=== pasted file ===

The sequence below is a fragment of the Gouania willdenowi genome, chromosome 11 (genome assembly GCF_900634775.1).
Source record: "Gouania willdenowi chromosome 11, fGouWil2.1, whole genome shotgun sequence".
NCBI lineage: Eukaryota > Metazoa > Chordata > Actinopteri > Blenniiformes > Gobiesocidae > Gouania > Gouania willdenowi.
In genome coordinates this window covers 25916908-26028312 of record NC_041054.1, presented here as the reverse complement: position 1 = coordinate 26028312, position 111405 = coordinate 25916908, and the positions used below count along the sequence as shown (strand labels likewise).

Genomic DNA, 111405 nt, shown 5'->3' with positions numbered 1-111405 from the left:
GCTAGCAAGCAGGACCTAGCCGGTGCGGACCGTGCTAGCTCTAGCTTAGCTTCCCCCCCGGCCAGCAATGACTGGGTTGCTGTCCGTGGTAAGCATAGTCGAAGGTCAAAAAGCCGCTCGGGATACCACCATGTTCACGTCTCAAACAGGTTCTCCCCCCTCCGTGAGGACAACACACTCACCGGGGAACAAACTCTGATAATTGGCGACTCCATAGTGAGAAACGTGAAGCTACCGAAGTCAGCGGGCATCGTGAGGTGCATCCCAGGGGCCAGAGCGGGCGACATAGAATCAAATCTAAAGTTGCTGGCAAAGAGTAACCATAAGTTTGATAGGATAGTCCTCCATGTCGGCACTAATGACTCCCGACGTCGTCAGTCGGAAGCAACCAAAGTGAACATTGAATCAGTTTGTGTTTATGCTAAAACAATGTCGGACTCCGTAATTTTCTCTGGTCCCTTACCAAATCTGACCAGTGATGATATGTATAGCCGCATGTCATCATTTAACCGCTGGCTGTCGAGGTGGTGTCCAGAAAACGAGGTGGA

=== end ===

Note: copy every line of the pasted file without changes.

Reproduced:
The sequence below is a fragment of the Gouania willdenowi genome, chromosome 11 (genome assembly GCF_900634775.1).
Source record: "Gouania willdenowi chromosome 11, fGouWil2.1, whole genome shotgun sequence".
NCBI lineage: Eukaryota > Metazoa > Chordata > Actinopteri > Blenniiformes > Gobiesocidae > Gouania > Gouania willdenowi.
In genome coordinates this window covers 25916908-26028312 of record NC_041054.1, presented here as the reverse complement: position 1 = coordinate 26028312, position 111405 = coordinate 25916908, and the positions used below count along the sequence as shown (strand labels likewise).

Genomic DNA, 111405 nt, shown 5'->3' with positions numbered 1-111405 from the left:
GCTAGCAAGCAGGACCTAGCCGGTGCGGACCGTGCTAGCTCTAGCTTAGCTTCCCCCCCGGCCAGCAATGACTGGGTTGCTGTCCGTGGTAAGCATAGTCGAAGGTCAAAAAGCCGCTCGGGATACCACCATGTTCACGTCTCAAACAGGTTCTCCCCCCTCCGTGAGGACAACACACTCACCGGGGAACAAACTCTGATAATTGGCGACTCCATAGTGAGAAACGTGAAGCTACCGAAGTCAGCGGGCATCGTGAGGTGCATCCCAGGGGCCAGAGCGGGCGACATAGAATCAAATCTAAAGTTGCTGGCAAAGAGTAACCATAAGTTTGATAGGATAGTCCTCCATGTCGGCACTAATGACTCCCGACGTCGTCAGTCGGAAGCAACCAAAGTGAACATTGAATCAGTTTGTGTTTATGCTAAAACAATGTCGGACTCCGTAATTTTCTCTGGTCCCTTACCAAATCTGACCAGTGATGATATGTATAGCCGCATGTCATCATTTAACCGCTGGCTGTCGAGGTGGTGTCCAGAAAACGAGGTGGA